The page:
On Monday morning at 6:00 the world was very, very dark. Most days I’d stay put for a while, but somehow I rolled out of bed and found my pre-selected shorts and tank top, and staggered to the living room. Briefly, I considered if I’d regret just never starting this new workout regime. Then I remembered I paid for it. I also remembered my skinny jeans, and Christmas chocolate. I hit play on the DVD player and took a deep breath. “Remember, it’s OK to fail, it’s OK to max out,” Shaun T tells me in the introduction video. It’s OK to fail, it’s OK to max out, I repeat.
For those of you who don’t know, Insanity Max30 is an exercise program designed by the beautiful and sadistic Shaun T. Speed and “maxing out” is the priority. When during the course of the video I reach the point where I can’t keep going, I’m supposed to take a break and write down my time, then jump back in. The workout is designed to make me fail. I hate failing.
But I was also so excited to begin this workout, in some part for the fitness benefits (Christmas and January are rough on the body, no matter how mindful you think you are in the face of cheese), but also for the challenge. I ran a marathon in just-under Boston qualifying time in November, but have been in a goal-less slump since then. I wanted a fitness change as well as a challenge. Since I live in a midwestern Rust Belt city that doesn’t believe in plowing roads, much less sidewalks, now is a great time for that break.
Insanity, and marathon training, imposes a schedule that I’ll never make happen on my own. Marathon training is brutal but it brings a soothing regularity. On Tuesdays and Thursdays I do speedwork. On Monday I do an easy-ish run. On Saturdays I do long runs. I get to do nothing on Sunday. This kind of rhythm is good for me, even though I’m terrible at enacting it on my own. I’ve been on no workout schedule since November, which means I still work out, but without a plan or a goal. Usually I do too little or too much, ricocheting between the two extremes. Give me a printed schedule, however, like the one that comes with Insanity, and I’ll stick to it religiously. Vatas can always use a good schedule.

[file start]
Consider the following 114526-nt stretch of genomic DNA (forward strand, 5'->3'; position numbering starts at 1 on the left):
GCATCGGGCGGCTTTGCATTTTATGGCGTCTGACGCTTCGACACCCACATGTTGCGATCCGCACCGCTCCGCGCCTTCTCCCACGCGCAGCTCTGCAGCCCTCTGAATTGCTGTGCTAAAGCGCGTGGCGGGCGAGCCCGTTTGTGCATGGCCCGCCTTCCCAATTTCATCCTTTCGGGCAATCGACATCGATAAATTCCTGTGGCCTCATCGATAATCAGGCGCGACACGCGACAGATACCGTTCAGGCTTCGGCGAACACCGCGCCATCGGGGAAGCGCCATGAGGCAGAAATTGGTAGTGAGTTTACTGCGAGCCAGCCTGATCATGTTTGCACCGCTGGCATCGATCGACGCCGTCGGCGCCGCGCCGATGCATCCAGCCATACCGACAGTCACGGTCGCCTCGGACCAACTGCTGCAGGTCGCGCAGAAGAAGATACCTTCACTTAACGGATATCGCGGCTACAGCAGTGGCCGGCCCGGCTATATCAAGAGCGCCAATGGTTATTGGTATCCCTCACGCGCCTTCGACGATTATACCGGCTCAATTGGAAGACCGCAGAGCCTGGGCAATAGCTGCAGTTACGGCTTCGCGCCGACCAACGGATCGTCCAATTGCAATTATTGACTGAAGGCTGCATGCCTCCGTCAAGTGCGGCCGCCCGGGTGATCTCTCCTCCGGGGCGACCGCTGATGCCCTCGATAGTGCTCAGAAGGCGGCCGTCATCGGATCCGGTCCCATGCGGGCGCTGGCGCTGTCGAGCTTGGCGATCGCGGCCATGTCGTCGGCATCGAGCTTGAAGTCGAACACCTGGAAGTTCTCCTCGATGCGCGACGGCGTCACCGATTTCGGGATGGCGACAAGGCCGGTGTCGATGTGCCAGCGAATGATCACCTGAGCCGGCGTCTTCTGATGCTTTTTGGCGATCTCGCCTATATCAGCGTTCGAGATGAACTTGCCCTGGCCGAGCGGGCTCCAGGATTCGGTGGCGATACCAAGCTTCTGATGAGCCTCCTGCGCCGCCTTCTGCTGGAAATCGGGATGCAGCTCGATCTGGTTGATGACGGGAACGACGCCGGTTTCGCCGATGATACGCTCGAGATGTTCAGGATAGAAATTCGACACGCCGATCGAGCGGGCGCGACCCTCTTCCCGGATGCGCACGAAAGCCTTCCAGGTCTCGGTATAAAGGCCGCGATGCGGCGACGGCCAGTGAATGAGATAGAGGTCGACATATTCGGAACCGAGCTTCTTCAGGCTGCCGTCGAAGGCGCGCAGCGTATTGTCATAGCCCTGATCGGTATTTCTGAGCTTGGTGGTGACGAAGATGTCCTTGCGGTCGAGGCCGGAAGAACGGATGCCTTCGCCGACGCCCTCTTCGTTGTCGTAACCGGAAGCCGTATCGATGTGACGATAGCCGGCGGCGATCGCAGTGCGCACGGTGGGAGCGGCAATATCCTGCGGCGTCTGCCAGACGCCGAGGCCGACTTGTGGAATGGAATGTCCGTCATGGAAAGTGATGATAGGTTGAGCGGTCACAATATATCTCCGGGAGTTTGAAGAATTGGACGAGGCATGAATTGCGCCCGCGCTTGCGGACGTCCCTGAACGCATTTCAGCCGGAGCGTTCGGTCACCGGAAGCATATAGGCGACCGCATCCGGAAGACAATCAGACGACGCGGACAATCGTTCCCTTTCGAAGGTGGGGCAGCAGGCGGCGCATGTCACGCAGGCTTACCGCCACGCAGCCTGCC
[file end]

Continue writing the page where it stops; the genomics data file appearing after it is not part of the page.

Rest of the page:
The Max30 workout is five minutes of warm up, twenty-five minutes of plyometric cardio or body-weight strength exercises, and two minutes of cool down. I didn’t max out on Monday until 26:40, when the double-jab, double tuck jump combo became way too much (the sound of my feet hitting the floor made me fear for my shins too). Given that a number of the cast members maxxed out around the half way mark, it makes me think I probably could have kicked it up a little had I known the exercises well enough to not look up at the TV during a pike-in-wide-legged plank jump.
Today I should have stopped (along with half of the cast members) or modified the plyometric side-to-side pushups (it’s worse than anything you’re imagining), because that whole side-to-side jumping thing–from a pushup– wasn’t happening. It might never. I’m really OK with that.
Here’s a few things I like about the workout: it was a hard workout but didn’t trash my body. My muscles are still tingling but I don’t feel like a cattle truck hit me. What I loved the most is how successful I feel at life afterwards. I’m not raging with heady success or bitter failure because of when I had to stop–I just feel successful for having done the exercise. My workout was done by 7:15, and though I felt thoroughly worked over, I also felt energetic. Not falling into the couch. Not like limping through my Monday and eating a crate of donuts.
Rather, I felt like getting some fresh air. I threw on some sweats, grabbed the leashes, and took the dogs on a short walk. None of my beloved canines tried to bite each other, lurch towards traffic, or eat a stray piece of litter, not even when the German Shepherds down the street started their barking duet. The sun was rising pink over the athletic fields as we walked. They say red sky is warning, but on Monday it looked more like a promise. I sometimes forget what I love about January, but this week I smelled earth under the frosty hard ground. It smelled like spring was taking on a challenge. It felt something like happiness.